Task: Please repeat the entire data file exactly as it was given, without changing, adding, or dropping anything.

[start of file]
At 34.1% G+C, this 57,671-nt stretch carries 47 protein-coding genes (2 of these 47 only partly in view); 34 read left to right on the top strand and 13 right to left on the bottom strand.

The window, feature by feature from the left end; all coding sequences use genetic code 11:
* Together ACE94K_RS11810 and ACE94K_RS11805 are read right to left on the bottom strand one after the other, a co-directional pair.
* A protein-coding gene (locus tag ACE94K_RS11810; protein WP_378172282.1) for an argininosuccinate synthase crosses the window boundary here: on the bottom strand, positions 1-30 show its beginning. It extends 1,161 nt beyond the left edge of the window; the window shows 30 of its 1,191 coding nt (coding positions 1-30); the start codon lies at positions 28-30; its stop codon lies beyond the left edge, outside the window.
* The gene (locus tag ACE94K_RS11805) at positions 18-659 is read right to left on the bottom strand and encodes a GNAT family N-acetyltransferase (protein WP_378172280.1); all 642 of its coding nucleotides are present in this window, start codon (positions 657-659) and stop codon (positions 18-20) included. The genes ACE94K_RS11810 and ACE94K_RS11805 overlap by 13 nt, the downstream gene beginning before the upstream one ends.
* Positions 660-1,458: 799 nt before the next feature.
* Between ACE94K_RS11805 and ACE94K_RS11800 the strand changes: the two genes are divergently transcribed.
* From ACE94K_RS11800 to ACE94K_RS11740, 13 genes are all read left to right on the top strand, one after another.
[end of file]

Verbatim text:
At 34.1% G+C, this 57,671-nt stretch carries 47 protein-coding genes (2 of these 47 only partly in view); 34 read left to right on the top strand and 13 right to left on the bottom strand.

The window, feature by feature from the left end; all coding sequences use genetic code 11:
* Together ACE94K_RS11810 and ACE94K_RS11805 are read right to left on the bottom strand one after the other, a co-directional pair.
* A protein-coding gene (locus tag ACE94K_RS11810; protein WP_378172282.1) for an argininosuccinate synthase crosses the window boundary here: on the bottom strand, positions 1-30 show its beginning. It extends 1,161 nt beyond the left edge of the window; the window shows 30 of its 1,191 coding nt (coding positions 1-30); the start codon lies at positions 28-30; its stop codon lies beyond the left edge, outside the window.
* The gene (locus tag ACE94K_RS11805) at positions 18-659 is read right to left on the bottom strand and encodes a GNAT family N-acetyltransferase (protein WP_378172280.1); all 642 of its coding nucleotides are present in this window, start codon (positions 657-659) and stop codon (positions 18-20) included. The genes ACE94K_RS11810 and ACE94K_RS11805 overlap by 13 nt, the downstream gene beginning before the upstream one ends.
* Positions 660-1,458: 799 nt before the next feature.
* Between ACE94K_RS11805 and ACE94K_RS11800 the strand changes: the two genes are divergently transcribed.
* From ACE94K_RS11800 to ACE94K_RS11740, 13 genes are all read left to right on the top strand, one after another.